"They have managed, particularly in the past twenty years, to develop the short story, novel and drama to a fairly high artistic standard, despite the suspicion by the religious establishment that fiction is corrupt because it deals with love and man's desires and weaknesses, fears and torments, all of them areas of life that are inappropriate for public revelation …; not to mention antagonism to if for being of infidel-foreign-provenance …" (Vatikiotis).  

     The best writer in this genre is surely Yusuf Idris, whose poignant short stories are collected as The Cheapest Nights.  Another collection of stories in this series is Sonallah Ibrahim's The Smell Of It

     Naguib Mahfouz is the best-known and most successful Arabic novelist.  He has published about twenty volumes of novels and short stories.  The only English translations at present are of as Midaq Alley (Zuqāq al Midaq), a vivid description of a vibrant alley in the back streets of Cairo, serving as a microcosm for the country; which also has the best reasons for going on the hajj; and Miramar, which relates the interaction of the residents of a small hotel in Alexandria (which also serves as a microcosm for Egypt) - from the intricate perspective of each of the residents in turn.  

     A writer newly available in the same series is Fathy Ghanem with The Man Who Lost His Shadow.  

     The only collection of Arabic plays in the series is Tewfik Al-Hakim's Fate Of A Cockroach and other plays of freedom.  

     A valuable introduction to Egyptian poetry is provided in Modern Arab Poets, edited by I Boullata, and Salah 'Abd al-Sabur's poignant and intensely passionate poems.  

     Non-Egyptian writers in this series include the Sudanese Tayeb Salih's Season of Migration To The North (a novel) and The Wedding of Zein (a collection of short stories); Tawfiq Yusuf Awad's Death In Beirut; and the Palestinian, Mahmoud Darwish's Selected Poems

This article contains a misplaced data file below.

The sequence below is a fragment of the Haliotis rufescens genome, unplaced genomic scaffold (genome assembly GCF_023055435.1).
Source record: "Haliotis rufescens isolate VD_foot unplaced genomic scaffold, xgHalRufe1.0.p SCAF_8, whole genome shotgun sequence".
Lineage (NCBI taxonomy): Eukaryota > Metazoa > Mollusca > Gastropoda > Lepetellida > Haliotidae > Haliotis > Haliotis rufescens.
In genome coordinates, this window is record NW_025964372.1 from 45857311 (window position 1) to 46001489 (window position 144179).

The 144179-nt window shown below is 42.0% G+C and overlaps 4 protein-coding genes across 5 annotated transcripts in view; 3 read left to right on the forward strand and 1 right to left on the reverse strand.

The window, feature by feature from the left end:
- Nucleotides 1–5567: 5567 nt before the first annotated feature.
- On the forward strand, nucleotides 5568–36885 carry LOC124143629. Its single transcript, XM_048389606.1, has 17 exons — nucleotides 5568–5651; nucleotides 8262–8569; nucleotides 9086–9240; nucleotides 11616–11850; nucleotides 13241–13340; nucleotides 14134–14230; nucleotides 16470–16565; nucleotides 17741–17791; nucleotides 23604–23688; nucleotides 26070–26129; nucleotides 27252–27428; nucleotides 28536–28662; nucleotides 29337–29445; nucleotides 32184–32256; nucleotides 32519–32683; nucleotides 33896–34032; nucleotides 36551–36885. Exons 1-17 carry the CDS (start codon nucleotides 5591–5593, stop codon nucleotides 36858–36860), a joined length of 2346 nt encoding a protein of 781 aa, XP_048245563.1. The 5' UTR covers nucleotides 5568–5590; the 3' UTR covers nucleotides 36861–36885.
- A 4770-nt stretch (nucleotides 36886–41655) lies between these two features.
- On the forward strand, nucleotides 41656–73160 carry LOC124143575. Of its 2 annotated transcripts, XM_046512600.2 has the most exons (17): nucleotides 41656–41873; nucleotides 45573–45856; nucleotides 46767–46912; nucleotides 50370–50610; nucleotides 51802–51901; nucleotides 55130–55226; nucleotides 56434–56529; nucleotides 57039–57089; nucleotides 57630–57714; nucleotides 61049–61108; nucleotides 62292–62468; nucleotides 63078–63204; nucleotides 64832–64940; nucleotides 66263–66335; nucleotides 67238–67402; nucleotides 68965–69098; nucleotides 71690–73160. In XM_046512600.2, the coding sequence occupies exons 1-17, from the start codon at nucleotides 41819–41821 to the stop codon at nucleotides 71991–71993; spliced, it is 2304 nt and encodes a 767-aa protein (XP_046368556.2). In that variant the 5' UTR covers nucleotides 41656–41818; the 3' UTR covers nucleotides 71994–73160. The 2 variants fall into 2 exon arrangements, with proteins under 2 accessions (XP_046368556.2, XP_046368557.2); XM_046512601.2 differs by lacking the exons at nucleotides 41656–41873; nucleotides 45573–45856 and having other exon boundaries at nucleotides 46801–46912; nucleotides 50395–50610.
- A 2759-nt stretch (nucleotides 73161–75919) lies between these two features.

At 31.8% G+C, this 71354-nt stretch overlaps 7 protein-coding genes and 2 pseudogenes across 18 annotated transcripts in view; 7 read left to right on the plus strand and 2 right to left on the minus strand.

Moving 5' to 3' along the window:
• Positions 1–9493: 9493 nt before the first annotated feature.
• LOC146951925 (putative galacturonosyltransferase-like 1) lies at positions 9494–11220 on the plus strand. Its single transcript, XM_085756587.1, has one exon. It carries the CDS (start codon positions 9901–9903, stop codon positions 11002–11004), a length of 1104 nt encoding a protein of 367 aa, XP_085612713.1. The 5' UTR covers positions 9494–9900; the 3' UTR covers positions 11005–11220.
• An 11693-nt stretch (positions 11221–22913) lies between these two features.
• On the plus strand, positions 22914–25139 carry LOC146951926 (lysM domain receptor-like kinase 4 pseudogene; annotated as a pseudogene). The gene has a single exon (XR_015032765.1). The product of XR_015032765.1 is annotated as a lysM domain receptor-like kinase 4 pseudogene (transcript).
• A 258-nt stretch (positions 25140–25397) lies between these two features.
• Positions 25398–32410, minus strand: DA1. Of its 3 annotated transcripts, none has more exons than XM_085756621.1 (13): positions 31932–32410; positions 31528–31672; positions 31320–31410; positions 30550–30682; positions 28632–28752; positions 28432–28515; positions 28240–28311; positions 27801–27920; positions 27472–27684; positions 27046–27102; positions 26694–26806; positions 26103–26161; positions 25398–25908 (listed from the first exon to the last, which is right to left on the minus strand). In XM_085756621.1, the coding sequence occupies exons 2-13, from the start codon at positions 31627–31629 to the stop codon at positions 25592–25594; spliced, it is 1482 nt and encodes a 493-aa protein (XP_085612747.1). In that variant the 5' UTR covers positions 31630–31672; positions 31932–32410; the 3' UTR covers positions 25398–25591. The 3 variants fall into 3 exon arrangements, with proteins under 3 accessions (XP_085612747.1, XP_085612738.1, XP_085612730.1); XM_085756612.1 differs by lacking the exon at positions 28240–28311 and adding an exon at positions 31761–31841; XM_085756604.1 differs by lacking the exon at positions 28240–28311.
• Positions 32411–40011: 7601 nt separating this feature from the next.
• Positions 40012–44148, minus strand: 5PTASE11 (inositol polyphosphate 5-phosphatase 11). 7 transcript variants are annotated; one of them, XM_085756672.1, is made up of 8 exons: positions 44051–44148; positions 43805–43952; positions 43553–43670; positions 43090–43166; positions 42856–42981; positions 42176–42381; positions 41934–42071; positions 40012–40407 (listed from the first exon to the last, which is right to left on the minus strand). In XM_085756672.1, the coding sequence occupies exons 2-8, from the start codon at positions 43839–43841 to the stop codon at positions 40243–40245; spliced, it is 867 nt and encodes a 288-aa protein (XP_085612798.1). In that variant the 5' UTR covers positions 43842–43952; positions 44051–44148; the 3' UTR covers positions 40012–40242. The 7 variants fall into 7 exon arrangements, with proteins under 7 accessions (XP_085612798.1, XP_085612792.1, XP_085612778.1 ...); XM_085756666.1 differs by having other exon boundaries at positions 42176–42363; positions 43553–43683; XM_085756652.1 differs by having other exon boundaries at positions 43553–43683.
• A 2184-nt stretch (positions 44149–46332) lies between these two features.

[] EGYPTIAN SHORT STORIES
     selected and translated by Denys Johnson-Davies 

     This is an excellent introduction to modern Egyptian writing, comprising stories by 17 authors, including Yusuf Idris, the best in the genre, and whose collection of selected stories is available in English as The Cheapest Nights.  Furthermore, Johnson-Davies' translations are of such high quality that they give English readers the impression the stories were originally written in English.  

     Edward El-Kharrat's Within the Walls is the best and most powerful and evocative story in the collection.  It is the tale of Haniyya, a young widow who challenges the môres of her village, with tragic consequences.  The language is beautifully imaginative and gently handled, just as the story itself is carefully developed to its climax.  

     Although El-Kharrat has produced only two volumes of short stories, he is a major influence on the modern literary movement in Egypt.  

     Lutfi Al-Khouli's The Man Who Saw The Sole Of His Left Foot In A Cracked Mirror, is a surrealistic story unfolding on the thought-experiences of a Cairo man whose more or less wife had been unfaithful to him, and whose twin-brother does not return from an ill-fated trip into the desert.  

     Al-Khouli, who observes that "the eye does not see everything in things," has been in and out of prison 12 times because of his political activities.  He has published two volumes of short stories, and political works including Conversations with Bertrand Russell and Jean-Paul Sartre.  

     Nabil Gorgy's Yusuf Murad Morcos is a lovely little piece, tongue-in-cheek, about Yusuf's life, love, career and marriage – it is a tragedy handled as comedy in the most underhand manner.  

     The Conjurer Made Off With The Dish by Naguib Mahfouz, Egypt's best-known novelist, examines fate as it affects a young boy sent to buy beans.  

     Yusuf Idris' House of Flesh is the story of a blind Qur'an reciter who assumes further blindness to absolve his responsibilities; and his relationship with the widow he marries, and her three ugly daughters.  This story is not included in The Cheapest Nights, but is a good example of Idris' concern with the struggling poor.  

     Mohamed El-Bisatie's Conversations From The Third Floor is between the wife standing outside the prison yard and her imprisoned husband.  

     Suleiman Fayyad's The Accusation is a pitiful, but unfortunately long-winded story.  

     A Place Under The Dome by Abdul Rahman Fahmy is the sad story of the eccentric, indefatigable Sheikh Sabir. 

     In Yusuf Shaouni's The Crush of Life, the obese bus conductor Fathi Abdoul Rasoul, born in the countryside, develops a phobia for overcrowding - it deals with the tragic effects his obesity and ocholophobia have on him. 

     The final story, by Gamal Atia Ibrahim, The Child and the King, tells of an infant's upbringing during the reign of a King, and during the Revolution, and the effects his father's attitudes have on him in later life.